The danger in criticising any religion lay in antagonising particular views and interpretations, particularly the misguided views of radical camps and extremists. The offensiveness read into Submission, the raison d'ĂȘtre of the killing, one could argue, lies not only in its brush of nudity and unveiled, pro-women criticism of certain Islamic traditions, but also in its use of Arabic texts painted onto the actresses' body. Imagine an Arab director painting the Ten Commandments on a naked woman and filming her suggestively for a story set in Mississippi. Comparably to Submission, such a film would convey an extreme inability, on the filmmaker's part, to perceive the full religious and cultural context of his story, and the impact that story may have. That kind of symbolism and use of words is easily usurped by extremists.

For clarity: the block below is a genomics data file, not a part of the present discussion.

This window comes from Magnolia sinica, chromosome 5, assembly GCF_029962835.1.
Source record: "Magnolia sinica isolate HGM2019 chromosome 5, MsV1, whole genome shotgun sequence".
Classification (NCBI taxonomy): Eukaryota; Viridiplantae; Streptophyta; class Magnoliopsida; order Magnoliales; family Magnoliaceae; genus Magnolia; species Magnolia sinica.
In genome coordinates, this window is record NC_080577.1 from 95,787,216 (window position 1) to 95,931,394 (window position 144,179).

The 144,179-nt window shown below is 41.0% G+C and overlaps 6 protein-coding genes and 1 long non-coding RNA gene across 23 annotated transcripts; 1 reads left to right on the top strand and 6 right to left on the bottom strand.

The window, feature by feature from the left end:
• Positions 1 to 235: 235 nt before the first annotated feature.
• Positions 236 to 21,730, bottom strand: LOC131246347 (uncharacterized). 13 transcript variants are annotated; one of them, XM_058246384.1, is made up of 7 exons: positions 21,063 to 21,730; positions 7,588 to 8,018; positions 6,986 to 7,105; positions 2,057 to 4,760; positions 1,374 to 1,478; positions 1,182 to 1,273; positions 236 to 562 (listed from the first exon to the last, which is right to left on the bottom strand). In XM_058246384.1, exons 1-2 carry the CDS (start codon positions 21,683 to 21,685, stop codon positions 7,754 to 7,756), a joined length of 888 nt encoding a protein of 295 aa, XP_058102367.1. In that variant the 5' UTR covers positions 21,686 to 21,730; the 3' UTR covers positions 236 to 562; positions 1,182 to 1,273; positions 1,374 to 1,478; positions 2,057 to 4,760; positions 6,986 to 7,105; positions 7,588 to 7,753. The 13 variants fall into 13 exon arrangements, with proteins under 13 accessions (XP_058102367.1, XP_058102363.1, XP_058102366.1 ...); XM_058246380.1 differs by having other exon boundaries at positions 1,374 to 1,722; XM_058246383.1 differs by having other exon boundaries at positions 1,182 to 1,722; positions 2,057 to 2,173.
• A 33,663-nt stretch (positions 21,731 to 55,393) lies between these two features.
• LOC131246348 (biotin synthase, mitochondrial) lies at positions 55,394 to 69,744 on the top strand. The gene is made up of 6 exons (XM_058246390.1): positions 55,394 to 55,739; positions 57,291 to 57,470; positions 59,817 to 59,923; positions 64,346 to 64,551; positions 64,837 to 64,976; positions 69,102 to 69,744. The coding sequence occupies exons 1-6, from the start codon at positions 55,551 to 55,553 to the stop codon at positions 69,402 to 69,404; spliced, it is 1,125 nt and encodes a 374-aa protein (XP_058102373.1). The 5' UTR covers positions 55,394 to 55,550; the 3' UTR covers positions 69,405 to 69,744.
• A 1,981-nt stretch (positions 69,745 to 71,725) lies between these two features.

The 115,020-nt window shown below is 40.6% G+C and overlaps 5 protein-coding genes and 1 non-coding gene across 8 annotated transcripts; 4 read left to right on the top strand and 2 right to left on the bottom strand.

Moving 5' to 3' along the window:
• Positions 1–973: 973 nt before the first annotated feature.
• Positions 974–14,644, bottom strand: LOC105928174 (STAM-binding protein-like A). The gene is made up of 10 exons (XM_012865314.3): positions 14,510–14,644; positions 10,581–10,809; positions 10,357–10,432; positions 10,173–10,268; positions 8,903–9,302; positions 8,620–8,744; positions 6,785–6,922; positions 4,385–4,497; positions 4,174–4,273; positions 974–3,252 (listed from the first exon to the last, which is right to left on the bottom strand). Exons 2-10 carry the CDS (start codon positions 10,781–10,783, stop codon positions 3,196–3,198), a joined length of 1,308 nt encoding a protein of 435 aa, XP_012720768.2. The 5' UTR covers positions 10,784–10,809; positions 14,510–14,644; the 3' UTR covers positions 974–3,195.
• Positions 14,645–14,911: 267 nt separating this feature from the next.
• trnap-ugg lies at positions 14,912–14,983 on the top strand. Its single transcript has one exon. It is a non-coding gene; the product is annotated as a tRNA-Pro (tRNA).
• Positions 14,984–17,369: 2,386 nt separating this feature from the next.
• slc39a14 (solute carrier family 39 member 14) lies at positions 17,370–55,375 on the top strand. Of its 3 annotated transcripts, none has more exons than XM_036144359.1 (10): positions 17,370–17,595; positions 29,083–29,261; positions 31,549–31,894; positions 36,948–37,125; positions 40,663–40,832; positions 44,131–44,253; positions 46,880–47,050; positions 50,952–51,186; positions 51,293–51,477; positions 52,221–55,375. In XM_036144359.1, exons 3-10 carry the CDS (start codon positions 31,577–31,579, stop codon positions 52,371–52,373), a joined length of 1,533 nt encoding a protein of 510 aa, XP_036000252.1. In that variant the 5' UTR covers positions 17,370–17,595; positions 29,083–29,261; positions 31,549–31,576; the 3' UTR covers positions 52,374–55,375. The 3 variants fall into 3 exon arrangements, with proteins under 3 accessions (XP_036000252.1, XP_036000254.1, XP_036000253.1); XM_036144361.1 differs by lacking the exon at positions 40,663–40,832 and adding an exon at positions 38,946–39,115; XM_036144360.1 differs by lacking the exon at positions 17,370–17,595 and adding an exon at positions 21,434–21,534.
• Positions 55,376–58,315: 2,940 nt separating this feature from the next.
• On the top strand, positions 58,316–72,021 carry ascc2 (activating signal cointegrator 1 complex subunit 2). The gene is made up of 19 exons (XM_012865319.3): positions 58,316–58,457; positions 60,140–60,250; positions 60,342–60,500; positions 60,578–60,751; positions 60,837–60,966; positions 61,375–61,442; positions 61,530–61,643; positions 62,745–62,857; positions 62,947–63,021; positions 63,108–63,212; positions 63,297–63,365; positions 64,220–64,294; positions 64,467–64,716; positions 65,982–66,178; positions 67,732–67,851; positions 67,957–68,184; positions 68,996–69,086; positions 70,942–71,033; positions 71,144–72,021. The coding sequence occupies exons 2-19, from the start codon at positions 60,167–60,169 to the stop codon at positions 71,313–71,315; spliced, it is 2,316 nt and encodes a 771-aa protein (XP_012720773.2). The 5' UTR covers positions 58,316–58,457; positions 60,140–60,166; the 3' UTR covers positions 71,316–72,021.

But strangely, the reactionary rant affixed to the corpse of van Gogh by Mohammed B doesn't reply in kind about the state of women under certain traditions. The text addresses itself instead exclusively and vengefully to Ayaan Hirsi Ali; as a former Muslim, as a woman escaping arranged marriage and as a politician in the Dutch parliament. The tract betrays a virulent anti-Semitism, a specious rhetoric and sanctimonious threats in its response: a quick steno transliteration from the Dutch: "You are an enemy of Islam... The Dutch parliament is dominated by Jews... You will destroy yourself upon Islam... I am certain that you, unbelieving fundamentalist, will go down...' etc.